Consider the following elements of a business card to help you work with your designer or templates to make something great!

  1. Decide on what information you will include. Remember that this is a contact card, not a brochure. At a minimum you should include your name and your business name, your email address and website, and a phone number if you have one. Also include your, address (if you have one for your business), title, and tagline.
  2. Consider whitespace. This is the “empty space” on your business card. Cards with ample whitespace are often seen as more professional, as they are more visually balanced and less cluttered.
  3. Typeface: There are certain fonts that go well together, and a general rule of thumb is that you shouldn’t use more than two together in any collateral. Remember this rule if you have a logo with typeface in it, because that means you’re already starting with one font! Talk with your designer about the mood or feel you are going for in your business, and decide on fonts that best represent you.
  4. Paper stock: Do you choose Matte or glossy? I personally prefer glossy business cards, because they don’t stick together when you are trying to pull out one to hand to someone! Glossy is thought to look professional and to stand out, but they are hard to write on so you may consider a plain back so your contacts can take notes of your meeting. A popular trend now is spot gloss, as it is beginning to be more widely available. This lets you choose one area (such as your logo) to shine, while the rest stay matte. Also remember that premium stock is a thicker card, and helps portray a professional image.
  5. Add a promotion: At a networking event, people value business cards, but you can increase the value of your card by adding a special code for a discount or promotion. You could also ask them to fill out a survey to get entered in a chance to win in a draw, or maybe you are giving away a whitepaper if they visit your website. Any of these “extras” increase the chances that people will look twice at your card once they are home.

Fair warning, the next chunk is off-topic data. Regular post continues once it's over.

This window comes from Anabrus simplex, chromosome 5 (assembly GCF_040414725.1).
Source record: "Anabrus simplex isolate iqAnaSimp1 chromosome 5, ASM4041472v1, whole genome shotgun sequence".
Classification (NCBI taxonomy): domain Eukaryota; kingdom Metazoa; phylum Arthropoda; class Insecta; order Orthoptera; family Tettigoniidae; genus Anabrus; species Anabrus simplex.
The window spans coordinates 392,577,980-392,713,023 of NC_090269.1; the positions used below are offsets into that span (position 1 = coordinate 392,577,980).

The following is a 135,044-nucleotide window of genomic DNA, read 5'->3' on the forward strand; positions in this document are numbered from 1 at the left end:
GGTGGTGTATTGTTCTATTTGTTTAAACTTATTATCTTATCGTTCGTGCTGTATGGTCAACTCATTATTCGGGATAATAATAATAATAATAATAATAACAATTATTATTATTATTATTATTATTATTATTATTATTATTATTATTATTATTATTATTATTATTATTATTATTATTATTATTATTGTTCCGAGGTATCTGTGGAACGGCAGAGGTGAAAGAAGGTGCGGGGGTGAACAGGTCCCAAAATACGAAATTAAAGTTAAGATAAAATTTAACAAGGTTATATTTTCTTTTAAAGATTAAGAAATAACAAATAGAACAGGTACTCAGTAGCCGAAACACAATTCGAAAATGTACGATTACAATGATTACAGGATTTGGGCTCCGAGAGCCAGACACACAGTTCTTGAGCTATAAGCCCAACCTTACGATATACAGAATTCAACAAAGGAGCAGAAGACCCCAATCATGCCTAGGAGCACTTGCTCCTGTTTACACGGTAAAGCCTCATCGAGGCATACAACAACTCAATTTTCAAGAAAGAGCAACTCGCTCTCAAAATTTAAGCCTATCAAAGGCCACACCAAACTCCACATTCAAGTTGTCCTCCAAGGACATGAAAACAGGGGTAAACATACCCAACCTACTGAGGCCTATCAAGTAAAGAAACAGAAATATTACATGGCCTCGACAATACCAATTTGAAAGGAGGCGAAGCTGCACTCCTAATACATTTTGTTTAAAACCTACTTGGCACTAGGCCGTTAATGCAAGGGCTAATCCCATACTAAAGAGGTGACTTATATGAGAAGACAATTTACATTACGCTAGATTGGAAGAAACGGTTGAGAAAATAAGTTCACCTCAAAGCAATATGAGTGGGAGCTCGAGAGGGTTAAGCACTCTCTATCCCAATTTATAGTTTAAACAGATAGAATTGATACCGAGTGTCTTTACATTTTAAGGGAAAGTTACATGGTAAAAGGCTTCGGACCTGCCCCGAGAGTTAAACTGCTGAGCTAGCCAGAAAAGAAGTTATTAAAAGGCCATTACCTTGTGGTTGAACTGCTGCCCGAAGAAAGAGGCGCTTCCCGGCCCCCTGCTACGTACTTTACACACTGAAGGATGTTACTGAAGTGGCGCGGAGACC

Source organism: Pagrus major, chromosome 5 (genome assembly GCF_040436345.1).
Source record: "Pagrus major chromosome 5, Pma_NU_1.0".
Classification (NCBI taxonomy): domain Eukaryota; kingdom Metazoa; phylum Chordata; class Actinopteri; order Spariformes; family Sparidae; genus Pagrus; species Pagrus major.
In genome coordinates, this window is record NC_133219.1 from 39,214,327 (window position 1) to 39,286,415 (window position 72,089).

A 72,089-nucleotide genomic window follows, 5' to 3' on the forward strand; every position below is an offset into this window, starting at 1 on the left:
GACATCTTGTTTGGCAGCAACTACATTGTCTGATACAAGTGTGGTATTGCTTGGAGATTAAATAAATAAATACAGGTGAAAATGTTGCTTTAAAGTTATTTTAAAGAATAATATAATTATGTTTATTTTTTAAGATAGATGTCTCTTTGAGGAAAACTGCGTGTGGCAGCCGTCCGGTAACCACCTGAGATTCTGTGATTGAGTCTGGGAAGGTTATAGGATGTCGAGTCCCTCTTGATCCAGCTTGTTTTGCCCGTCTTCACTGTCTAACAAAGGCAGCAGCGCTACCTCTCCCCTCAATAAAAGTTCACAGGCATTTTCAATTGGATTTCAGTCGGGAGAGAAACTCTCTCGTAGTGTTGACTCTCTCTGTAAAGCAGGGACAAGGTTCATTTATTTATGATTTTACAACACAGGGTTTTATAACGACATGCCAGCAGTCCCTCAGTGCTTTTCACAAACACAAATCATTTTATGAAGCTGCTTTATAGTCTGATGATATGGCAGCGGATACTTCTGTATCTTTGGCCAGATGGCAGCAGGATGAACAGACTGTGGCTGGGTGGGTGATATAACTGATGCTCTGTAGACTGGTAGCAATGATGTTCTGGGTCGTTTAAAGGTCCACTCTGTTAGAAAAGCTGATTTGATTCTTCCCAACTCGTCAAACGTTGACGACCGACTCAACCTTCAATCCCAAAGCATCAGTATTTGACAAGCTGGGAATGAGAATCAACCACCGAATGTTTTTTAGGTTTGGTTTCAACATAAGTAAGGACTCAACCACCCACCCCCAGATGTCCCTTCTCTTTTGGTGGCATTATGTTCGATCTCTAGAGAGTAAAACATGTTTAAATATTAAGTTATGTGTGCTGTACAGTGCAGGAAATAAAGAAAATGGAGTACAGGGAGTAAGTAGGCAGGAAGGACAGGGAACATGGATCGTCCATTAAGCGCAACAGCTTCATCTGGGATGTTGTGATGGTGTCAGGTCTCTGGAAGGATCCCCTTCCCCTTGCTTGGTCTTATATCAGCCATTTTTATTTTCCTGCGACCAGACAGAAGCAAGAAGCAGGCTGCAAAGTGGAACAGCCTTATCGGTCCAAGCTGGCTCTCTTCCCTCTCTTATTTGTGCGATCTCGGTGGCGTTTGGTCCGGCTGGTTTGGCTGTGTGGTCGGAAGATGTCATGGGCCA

6. Unique shapes and textures: An oddly shaped or textured card can be fun, and can help you stand out from the crowd, but be careful when deciding to do this. People may not be able to fit your round-shaped or wooden card in their filing system, and the may instead just decide to toss it out. This is a loss for of a valuable referral opportunity for you down the road.

Whatever you decide, make sure you are proud of your business cards. If you are happy with them, then it will be easy for you to hand them out and stand behind them. Your business cards should be an extension of your business, make sure they help you appear your best!

Networking as a Booth Sponsor

eSAX-Ottawa-Networking-Events-Booth-Sponsorship-Vendor-Tips-pngHave you thought about becoming a booth sponsor at eSAX, or any other event (Ybiz, anyone)?

Having a booth is a great way to increase the likelihood of sales, but all of the principles of networking still apply. You are promoting your business, but you are also out there making valuable connections that may lead to sales or future referrals down the line. If you do decide to take the next step in networking, consider these tips for having a successful experience!

Set your goals ahead of time!

You can get a lot out of an event, but you have to have a good idea of what you want to get out of it. Do you want to collect 50 random business cards, or do you want to really talk to people and end up with 5 genuinely hot leads? Perhaps you want to make a sale that night, or set up a meeting that you are confident will turn into a sale. Maybe you just want to impress some industry leaders and make strong connections with them. Whatever it may be, you should have some way of measurement so when you leave you can know you if experienced a successful evening.

You could just decide you want to treat the event as a market research opportunity. Ask verbal questions, or get people to fill out a short survey to enter in your prize draw. You can use paper surveys as well as surveys on a tablet for entry into two separate draws! Ask attendees industry-specific information to give you an idea about the marketplace, or business-specific things to find out which logos, banners, website, or tagline they respond better to. There is a great value to this kind of access to your target market, so don’t waste it!